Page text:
While there’s no known cause, many patients share a few factors in common.
Pain is often linked to clear, obvious causes: lifting heavy objects, bad posture, a broken bone, a paper cut, a bee sting, or a hangover. But when pain starts happening all the time—and for no apparent reason—it can be quite disconcerting.
One pain condition whose causes doctors and researchers still struggle to understand is fibromyalgia, which causes chronic muscle pain throughout the body. Here are other causes of chronic joint pain.
“Currently, there’s no known cause for fibromyalgia,” says Anita Gupta, MD, a pain specialist at Princeton University. “However, there’s many things that can trigger fibromyalgia, and scientists are still trying to determine what they may be.”
What Fibromyalgia Looks Like for Patients
About two to four percent of Americans experience fibromyalgia, but it predominantly affects women, according to the American College of Rheumatology (ACR).
Unlike many other pain-causing conditions, fibromyalgia is not an autoimmune disease, and it’s not caused by inflammation. “Researchers believe that the brain processes pain sensations differently in fibromyalgia patients and amplifies those signals,” says Dr. Gupta.
Because there’s no clear cause, doctors cannot test for fibromyalgia; instead, they base the diagnosis on a patient’s symptoms and by ruling out other possible diagnoses. Patients with fibromyalgia may experience these three key symptoms:
Trouble sleeping, including disruption to the important REM cycle
Tender areas around the body, often described as aching, burning, or soreness
Risk Factors for Fibromyalgia
Fibromyalgia most commonly is diagnosed for women between the ages of 35 to 45, according to Dr. Gupta. “Typically these patients have chronic pain before those ages, but often times the diagnosis may be missed by doctors.”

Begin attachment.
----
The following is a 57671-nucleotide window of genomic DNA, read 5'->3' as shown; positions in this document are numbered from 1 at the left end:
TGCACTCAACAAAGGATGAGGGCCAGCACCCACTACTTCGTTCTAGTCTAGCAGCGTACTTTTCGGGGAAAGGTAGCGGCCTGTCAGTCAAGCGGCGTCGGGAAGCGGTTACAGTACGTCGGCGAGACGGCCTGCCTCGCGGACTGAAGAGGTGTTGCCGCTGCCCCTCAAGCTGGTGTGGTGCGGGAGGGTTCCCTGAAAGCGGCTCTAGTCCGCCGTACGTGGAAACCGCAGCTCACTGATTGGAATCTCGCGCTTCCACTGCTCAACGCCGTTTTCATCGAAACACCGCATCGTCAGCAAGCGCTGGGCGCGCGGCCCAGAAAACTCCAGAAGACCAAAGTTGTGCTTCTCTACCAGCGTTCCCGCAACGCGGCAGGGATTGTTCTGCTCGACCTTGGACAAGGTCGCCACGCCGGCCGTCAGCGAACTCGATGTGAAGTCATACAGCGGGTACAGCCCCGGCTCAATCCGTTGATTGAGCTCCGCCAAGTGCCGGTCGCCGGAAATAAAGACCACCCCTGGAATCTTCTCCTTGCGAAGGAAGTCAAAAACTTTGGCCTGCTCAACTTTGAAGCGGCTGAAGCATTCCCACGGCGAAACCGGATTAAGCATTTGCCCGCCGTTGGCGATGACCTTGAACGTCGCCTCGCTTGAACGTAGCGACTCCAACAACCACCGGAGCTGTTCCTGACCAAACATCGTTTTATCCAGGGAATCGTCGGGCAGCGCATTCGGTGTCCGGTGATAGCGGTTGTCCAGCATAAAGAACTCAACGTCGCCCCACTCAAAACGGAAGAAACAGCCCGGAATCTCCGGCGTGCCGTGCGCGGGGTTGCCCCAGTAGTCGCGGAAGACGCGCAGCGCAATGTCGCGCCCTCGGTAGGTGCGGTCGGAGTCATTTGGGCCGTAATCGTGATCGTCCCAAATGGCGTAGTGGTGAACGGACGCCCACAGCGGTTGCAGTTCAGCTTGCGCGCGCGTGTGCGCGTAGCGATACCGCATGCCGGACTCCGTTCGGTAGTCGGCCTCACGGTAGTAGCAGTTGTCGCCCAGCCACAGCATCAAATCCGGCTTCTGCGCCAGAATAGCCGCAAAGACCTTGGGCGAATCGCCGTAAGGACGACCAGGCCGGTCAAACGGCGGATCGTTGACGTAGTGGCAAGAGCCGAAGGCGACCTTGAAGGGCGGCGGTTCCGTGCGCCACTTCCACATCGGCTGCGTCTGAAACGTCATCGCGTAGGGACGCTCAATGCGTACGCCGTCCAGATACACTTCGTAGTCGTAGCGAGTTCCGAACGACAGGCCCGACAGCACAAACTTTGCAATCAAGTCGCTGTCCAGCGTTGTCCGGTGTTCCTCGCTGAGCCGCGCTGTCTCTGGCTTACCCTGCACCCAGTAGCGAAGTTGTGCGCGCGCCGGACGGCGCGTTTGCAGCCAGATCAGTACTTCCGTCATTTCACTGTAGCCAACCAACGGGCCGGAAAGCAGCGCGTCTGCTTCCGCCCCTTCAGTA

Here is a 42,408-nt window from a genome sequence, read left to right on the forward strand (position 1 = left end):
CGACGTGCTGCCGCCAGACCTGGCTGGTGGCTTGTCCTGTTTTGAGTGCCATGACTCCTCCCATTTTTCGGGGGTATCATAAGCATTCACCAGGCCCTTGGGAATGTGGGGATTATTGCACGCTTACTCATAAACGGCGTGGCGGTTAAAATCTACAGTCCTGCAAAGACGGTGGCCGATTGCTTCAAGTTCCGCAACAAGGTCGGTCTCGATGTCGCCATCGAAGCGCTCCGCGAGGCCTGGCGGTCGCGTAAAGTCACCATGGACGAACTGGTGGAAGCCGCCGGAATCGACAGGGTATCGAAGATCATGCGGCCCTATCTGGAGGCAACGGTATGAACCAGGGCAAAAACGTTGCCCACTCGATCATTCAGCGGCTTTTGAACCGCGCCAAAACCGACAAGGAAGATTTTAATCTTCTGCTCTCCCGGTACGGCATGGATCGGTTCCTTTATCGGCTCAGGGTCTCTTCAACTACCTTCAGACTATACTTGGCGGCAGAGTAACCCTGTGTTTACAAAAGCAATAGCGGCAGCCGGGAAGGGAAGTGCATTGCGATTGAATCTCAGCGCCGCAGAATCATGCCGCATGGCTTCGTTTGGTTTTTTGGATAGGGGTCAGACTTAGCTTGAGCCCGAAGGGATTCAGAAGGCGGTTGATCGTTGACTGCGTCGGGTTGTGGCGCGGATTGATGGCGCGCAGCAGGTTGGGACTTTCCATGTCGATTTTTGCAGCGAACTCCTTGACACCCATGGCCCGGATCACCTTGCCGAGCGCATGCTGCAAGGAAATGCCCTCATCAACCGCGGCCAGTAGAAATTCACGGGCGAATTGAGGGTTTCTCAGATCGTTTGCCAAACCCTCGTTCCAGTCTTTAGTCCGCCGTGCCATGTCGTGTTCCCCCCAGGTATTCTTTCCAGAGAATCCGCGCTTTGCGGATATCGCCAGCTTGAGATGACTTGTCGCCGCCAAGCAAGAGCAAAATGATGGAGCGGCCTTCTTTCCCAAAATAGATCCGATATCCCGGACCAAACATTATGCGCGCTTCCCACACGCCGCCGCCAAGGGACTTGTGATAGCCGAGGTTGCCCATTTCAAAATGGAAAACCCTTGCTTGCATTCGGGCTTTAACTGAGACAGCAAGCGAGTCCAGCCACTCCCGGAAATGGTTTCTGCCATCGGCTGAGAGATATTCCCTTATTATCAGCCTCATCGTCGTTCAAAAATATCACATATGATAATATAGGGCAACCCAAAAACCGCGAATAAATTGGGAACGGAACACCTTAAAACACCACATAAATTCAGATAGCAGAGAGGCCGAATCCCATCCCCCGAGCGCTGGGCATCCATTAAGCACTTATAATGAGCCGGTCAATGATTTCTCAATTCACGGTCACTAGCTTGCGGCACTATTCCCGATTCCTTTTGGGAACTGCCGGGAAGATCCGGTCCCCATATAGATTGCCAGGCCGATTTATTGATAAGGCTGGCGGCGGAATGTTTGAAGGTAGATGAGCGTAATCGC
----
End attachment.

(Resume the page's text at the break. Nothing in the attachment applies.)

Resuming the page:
Patients who have been diagnosed with fibromyalgia tend to have a few health factors in common. Here are the risk factors doctors have linked to fibromyalgia, according to Dr. Gupta.
History of autoimmune diseases, such as rheumatoid arthritis
History of chronic pain disorders
History of surgeries
History of infections
Family history of fibromyalgia
Because the cause of fibromyalgia is still unclear, there’s no known cure, either. “With proper comprehensive treatment, we can control the symptoms of fibromyalgia effectively,” says Dr. Gupta. Treatment for fibromyalgia often includes a combination of lifestyle tweaks and medication, according to ACR.
“In order for individuals to get better from fibromyalgia, patients need to see their doctor, access the medical care system, and have comprehensive pain treatment,” says Dr. Gupta.
Cohen H. Controversies and challenges in fibromyalgia: a review and a proposal. Ther Adv Musculoskelet Dis. 2017 May;9(5):115-27.
Fibromyalgia. Atlanta, GA: American College of Rheumatology. (Accessed on Jun e8, 2018 at https://www.rheumatology.org/I-Am-A/Patient-Caregiver/Diseases-Conditions/Fibromyalgia.)
Fibromyalgia. Washington, DC: MedlinePlus. (Accessed on June 8, 2018 at https://medlineplus.gov/fibromyalgia.html.)